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Vanguard self-report of greenwashing led to smaller fine, experts say

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Vanguard’s Australian unit self-reported its own regulatory breach that led to three greenwashing infringement notices issued by the securities watchdog last week.

The pre-emptive move by the US asset manager likely led to a much smaller fine, experts say, while the Australian Securities and Investments Commission (ASIC) is using the infringement to send a clear message to the industry on its enforcement priorities, which may include further greenwashing infringement notices this year.

Angela Ashton, Sydney-based director and founder of investment consultancy Evergreen Consultants, said the meagre amount of the fine, which amounted to A$39,960 ($26,873), was probably a reflection of Vanguard’s decision to voluntarily report the breach to the regulator.

“If this had been found by ASIC and Vanguard had not self-reported, then the fine would have likely been much bigger,” said Ashton.

The greenwashing involved three funds under the Vanguard International Shares Select Exclusions Index Funds, which were structured to exclude companies that were involved in significant tobacco sales but tracked an index that did not actually have that specific exclusion.

Vanguard described this as an “inadvertent error” in its product disclosure statements arising from an “unintended misdescription” of the exclusionary screens applied to the funds, according to a company spokesperson.

The person said that the error “did not result in any adverse financial impacts on investors” and that it “self-reported” the issue to the regulator. “ASIC has at no stage suggested that the error arose otherwise than inadvertently,” the spokesperson noted.

The product disclosure statements for the three funds were amended on May 19 this year, according to ASIC records.

The severity of the greenwashing in this instance is not considered to be particularly egregious, according to experts, but the regulator appears eager to make a statement with this first infringement notice directed at a fund firm, especially as it involves a large global manager like Vanguard.

“Even though it was a self-reporting of a technical breach, ASIC has gone out on the front foot and said we will definitely be looking at [greenwashing] hard,” said Ashton.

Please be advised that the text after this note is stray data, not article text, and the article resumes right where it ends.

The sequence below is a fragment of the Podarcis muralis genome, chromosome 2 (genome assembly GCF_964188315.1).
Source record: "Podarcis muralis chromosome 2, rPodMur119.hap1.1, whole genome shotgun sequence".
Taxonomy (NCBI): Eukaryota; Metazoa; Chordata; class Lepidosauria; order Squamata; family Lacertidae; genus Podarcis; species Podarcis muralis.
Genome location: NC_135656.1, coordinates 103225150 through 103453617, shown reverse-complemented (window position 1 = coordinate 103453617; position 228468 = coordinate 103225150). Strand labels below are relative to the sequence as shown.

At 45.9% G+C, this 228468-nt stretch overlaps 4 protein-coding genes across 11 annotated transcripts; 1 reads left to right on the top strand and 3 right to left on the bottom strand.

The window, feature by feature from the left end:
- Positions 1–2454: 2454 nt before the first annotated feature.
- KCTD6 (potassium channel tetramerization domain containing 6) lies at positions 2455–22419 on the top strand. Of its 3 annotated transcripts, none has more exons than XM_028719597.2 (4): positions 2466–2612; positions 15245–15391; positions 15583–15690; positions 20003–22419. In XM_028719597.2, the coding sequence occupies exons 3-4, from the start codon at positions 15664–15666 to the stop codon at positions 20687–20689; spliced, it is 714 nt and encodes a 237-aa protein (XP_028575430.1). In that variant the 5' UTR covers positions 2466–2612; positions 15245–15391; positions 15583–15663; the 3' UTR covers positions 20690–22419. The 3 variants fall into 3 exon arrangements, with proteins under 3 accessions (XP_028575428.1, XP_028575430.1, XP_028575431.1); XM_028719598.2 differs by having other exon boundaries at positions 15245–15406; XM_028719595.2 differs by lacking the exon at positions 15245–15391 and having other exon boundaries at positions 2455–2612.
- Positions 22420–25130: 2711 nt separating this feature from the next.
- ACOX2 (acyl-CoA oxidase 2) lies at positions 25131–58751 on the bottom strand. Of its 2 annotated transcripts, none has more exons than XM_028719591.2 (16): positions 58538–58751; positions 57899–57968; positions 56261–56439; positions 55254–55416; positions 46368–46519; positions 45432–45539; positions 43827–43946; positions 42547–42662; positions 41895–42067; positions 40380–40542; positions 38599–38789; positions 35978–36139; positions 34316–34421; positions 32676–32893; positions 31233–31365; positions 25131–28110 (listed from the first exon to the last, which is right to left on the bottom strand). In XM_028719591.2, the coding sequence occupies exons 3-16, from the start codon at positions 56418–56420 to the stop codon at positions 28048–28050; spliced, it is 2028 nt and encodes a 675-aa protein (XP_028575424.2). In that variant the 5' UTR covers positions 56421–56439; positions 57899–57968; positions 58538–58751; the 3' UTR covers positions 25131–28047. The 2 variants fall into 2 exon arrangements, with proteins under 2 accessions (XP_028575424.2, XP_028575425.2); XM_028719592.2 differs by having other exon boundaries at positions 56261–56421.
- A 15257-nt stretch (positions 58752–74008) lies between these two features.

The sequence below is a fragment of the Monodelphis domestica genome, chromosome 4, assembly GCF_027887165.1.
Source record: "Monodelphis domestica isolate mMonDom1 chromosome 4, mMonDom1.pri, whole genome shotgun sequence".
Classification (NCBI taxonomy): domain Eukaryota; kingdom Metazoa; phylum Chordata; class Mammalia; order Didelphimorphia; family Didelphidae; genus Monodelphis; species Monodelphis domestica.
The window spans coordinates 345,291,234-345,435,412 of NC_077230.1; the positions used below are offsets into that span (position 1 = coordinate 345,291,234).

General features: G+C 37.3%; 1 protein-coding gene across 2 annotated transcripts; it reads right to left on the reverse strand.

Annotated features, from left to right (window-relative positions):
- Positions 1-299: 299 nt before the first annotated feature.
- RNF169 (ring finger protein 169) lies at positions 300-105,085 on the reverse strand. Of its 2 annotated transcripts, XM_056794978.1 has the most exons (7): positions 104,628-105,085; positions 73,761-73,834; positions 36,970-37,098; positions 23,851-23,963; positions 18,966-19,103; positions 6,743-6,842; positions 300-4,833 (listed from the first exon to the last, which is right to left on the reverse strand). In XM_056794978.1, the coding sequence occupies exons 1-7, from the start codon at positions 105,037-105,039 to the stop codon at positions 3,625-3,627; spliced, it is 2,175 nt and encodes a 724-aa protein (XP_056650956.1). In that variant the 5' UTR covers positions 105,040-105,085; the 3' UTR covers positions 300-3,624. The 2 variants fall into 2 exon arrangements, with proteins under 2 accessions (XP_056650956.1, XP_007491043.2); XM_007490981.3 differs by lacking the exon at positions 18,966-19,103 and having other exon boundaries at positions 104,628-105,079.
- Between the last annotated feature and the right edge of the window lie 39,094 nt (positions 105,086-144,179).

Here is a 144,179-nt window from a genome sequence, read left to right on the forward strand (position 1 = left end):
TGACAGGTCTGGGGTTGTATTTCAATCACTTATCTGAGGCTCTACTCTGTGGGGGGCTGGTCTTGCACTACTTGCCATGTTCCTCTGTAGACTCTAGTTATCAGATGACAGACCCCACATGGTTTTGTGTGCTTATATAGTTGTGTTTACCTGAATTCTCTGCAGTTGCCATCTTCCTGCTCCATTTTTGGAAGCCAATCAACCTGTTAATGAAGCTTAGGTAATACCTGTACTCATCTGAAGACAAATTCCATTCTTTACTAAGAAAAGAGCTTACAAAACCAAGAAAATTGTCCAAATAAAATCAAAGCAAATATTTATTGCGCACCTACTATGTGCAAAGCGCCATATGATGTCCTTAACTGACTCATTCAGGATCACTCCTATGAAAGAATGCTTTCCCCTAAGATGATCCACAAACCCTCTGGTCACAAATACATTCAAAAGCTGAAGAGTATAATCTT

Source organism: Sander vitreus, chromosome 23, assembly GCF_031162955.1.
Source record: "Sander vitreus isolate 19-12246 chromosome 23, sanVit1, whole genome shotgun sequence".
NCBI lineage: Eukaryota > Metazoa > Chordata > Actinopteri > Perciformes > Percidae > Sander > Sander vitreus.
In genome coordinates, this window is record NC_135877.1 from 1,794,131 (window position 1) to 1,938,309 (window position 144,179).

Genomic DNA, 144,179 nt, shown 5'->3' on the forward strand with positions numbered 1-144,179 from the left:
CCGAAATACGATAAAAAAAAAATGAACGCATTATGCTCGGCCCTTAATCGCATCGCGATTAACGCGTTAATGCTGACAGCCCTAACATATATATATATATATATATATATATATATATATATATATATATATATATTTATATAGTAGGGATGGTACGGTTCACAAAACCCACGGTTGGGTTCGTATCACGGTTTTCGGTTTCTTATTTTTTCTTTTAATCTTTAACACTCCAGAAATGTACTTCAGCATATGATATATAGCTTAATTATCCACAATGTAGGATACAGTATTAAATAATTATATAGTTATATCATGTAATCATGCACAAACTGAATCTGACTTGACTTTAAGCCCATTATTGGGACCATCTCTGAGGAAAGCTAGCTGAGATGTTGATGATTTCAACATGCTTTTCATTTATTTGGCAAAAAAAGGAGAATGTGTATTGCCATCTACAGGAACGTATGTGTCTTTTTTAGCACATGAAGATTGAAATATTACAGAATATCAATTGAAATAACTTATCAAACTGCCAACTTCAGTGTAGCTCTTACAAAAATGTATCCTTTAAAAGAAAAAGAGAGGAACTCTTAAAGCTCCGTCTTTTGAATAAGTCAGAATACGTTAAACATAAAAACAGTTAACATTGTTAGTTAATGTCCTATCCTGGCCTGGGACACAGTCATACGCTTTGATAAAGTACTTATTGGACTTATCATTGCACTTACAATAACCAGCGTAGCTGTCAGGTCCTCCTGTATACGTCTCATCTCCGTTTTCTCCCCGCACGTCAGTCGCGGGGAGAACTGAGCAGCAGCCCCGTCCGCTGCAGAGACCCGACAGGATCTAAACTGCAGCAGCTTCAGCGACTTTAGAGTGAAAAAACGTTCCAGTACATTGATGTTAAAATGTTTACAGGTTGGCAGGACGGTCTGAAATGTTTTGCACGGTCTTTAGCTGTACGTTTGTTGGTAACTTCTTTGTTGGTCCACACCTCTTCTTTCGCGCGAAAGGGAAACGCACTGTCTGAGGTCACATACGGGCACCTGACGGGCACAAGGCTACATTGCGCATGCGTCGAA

The message that fund firms need to take away from the Vanguard case is that ASIC is going to be looking very carefully for indications of greenwashing and are willing to use infringement notices to enforce its stance on the malpractice, she added.

ASIC last month identified greenwashing as one of its enforcement priorities for 2023, after rolling out regulatory guidance on greenwashing for funds earlier this year.

The US fund firm announced it was pulling out of the Net Zero Asset Managers Initiative last week, less than two years after signing up to the coalition of over 290 members managing a combined $66tn in assets.

Vanguard claimed its participation in the NZAM had led to “confusion about the views of individual investment firms”, and that its decision to leave the initiative was motivated by a desire to provide “clarity our investors desire about the role of index funds”.

Vanguard has faced criticism in recent years for its lacklustre net zero commitments and continued investment in fossil fuels, with a Morningstar report in July pointing out that the firm had committed 0 per cent of its active in-house assets to net zero.

It was also identified in April as the second-largest investor in Chinese coal among fund firms, after only BlackRock.

Vanguard’s recent tobacco-related greenwashing infringement in Australia comes amid a flurry of ASIC regulatory actions in the past couple of months.

Jim Bulling, Melbourne-based financial services partner at law firm K&L Gates, said there have been “in excess of 20 announcements” from ASIC over the past six weeks addressing enforcement actions on financial services firms that address a range of priorities.

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